Cragbridge-HallAnother question we had was what do include and exclude in middle-grade books. This was a fun question because we talked about several things that a lot of writers say DON’T put in middle-grade. One was horror. If your story has dark concepts you can still include them, you just don’t add a lot of details into it. With the lack of details, you allow the child to create in their mind what they can handle. Another was romance. A lot of people say, oh, don’t put that in. But guess what? Kids dig reading about “the crush”. Most of them actually will have their first crush around this time. But just like horror, you limit the details of things and you don’t move past the crush stage. Once that threshold is passed, you go into YA. We then moved on to what to include in middle-grade. Chad Morris shared that he liked his books to teach but in a fun way that kids didn’t pick up. (Yes, a little secret teachers and parents don’t want their kids to know: middle-grade books are filled with math, history, humanities, arts, and science). The trick is to make these educational moments fun. Chad’s books are a great example of this. His book is set in the distant future where kids learn through virtual experiences. Just check out the book trailer for The Inventor’s Secret (yes, it’s like a Hollywood movie preview). You’ll get how he makes history fun to learn about. Another set of books that have capitalized on the education fun aspect are The 39 Clues and The Infinity Ring series published by Scholastic. They teach loads of math, science and history in fun and fantastical ways.Cragbridge Hall Bk2_cover

As always, the panel ended with encouragement to aspiring authors. I counseled that in or to write really terrific middle-grade books you need to be reading really terrific middle-grade books. We learn as we read. (Yes, another little secret). I hope you have learned a little from this fun panel that I was able to take a part in. There was a ton of other great information given, but it was hard for me to take notes while up on the panel. Keep writing on the hearts of children! –Mikey Brooks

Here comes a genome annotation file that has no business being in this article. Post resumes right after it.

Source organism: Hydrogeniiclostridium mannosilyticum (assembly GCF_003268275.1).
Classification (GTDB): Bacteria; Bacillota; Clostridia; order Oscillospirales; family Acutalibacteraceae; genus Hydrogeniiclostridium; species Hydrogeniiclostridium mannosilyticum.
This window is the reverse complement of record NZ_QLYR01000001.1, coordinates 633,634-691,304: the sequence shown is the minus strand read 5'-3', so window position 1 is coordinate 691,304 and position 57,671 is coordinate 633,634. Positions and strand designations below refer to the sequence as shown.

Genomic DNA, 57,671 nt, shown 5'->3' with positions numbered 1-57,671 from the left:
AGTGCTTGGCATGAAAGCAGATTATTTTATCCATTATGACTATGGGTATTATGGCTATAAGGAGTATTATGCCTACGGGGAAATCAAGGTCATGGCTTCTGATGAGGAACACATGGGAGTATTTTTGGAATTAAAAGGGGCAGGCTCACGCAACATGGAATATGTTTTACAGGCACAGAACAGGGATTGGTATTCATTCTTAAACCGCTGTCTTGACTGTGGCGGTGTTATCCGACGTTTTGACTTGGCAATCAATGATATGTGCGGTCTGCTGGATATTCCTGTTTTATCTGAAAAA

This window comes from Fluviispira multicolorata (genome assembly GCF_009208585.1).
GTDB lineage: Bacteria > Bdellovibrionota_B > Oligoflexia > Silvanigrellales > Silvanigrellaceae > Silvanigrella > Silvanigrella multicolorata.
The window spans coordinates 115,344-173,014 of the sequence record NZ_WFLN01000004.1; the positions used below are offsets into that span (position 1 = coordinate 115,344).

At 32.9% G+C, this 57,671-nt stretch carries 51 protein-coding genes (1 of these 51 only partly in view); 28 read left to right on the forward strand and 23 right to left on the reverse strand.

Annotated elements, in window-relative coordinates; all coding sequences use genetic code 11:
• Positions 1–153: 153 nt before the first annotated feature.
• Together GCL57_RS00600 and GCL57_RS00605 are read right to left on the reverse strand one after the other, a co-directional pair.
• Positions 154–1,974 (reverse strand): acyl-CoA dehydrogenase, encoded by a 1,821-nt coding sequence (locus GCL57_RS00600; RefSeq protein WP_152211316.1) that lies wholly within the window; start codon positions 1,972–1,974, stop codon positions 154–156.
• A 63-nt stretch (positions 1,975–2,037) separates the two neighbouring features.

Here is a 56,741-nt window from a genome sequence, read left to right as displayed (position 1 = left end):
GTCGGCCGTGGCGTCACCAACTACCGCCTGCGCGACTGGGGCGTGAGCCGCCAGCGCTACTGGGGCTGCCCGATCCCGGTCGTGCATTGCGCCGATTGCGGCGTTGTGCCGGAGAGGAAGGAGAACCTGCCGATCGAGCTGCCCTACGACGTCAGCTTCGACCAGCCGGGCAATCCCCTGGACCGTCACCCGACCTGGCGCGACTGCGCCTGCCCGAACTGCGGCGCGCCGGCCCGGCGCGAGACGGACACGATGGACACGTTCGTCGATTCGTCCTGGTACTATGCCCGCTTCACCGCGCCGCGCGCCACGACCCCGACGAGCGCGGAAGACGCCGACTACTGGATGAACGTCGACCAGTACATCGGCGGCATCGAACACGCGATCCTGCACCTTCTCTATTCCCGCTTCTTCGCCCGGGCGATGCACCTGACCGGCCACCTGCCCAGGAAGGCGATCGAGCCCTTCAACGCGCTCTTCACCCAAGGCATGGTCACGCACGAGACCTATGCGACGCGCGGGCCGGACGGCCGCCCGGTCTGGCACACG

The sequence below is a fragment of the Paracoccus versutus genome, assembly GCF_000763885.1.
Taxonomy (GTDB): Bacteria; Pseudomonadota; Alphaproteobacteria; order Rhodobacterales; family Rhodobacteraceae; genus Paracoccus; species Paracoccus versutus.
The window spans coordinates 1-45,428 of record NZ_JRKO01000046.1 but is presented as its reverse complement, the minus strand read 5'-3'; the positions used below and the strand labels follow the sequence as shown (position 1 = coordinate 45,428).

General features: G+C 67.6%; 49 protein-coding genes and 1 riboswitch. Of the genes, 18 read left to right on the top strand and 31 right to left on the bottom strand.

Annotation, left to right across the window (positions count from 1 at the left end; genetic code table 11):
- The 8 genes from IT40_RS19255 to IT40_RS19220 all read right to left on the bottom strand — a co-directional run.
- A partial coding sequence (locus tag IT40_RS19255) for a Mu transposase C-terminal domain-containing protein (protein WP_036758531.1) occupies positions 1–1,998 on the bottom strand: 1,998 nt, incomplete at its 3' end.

About Mikey Brooks

When he’s not saving the world from evil villains, drawing, or changing diapers, Mikey Brooks is writing, or napping. He’s published six middle-grade books, including the best-selling series “The Dream Keeper Chronicles” and several picture books. He lives in Utah with his smokin’-hot- wife, their four kiddos, and the world’s ugliest dog. You can find out more about him, his art and books at: www.insidemikeysworld.com.

13 thoughts on “Tips From a Middle-Grade Panel

    1. Yes these books are super fun. I’m sure your boys will love them. Just show them the book trailer. It’s seriously the best one I’ve ever seen. Thanks!

    1. I really enjoy conferences. I get to go to another one at the end of this month. They wear me out big time but they are so fun. 🙂

  1. Thanks for sharing your experience with us, Mikey! Wonderful post, and thanks for showcasing other fab MG authors! Cheers!

  2. The Oz books were my favorites when I was a kid. I can see the influence The Wizard of Oz had on your writing, and that’s awesome! Excellent post, Mikey, and I did learn some valuable things, so thank you!

  3. Terrific post, Mikey! Love the idea of smart books — not only because a lot of adults are reading the stories, but because kids can tell when they are being talked down to. We have to respect them as readers just like adults and if something in the story is forced, like the zombie dog bit, it will ring false with the kids as with the adults.

  4. Great post! It was a lot of fun being on the panel with you. Just to clarify one minor point, what I added was mostly body humor. (Think farts, boogers, etc.) The zombie dog scene was from another book by my publisher. I was surprised that they would allow the splatting dog, but not the jokes. That’s when my editor talked to me about smart fiction that appeals to both kids and adults. I don’t think I could ever write a scene where a dog splatted, zombie or not. 🙂

    1. Thanks for clarifying that Jeff. It was hard to remember exactly all we discussed. Yeah I’m not sure I’d want to read about that either. 🙂 I’ll make the correction in the post. 🙂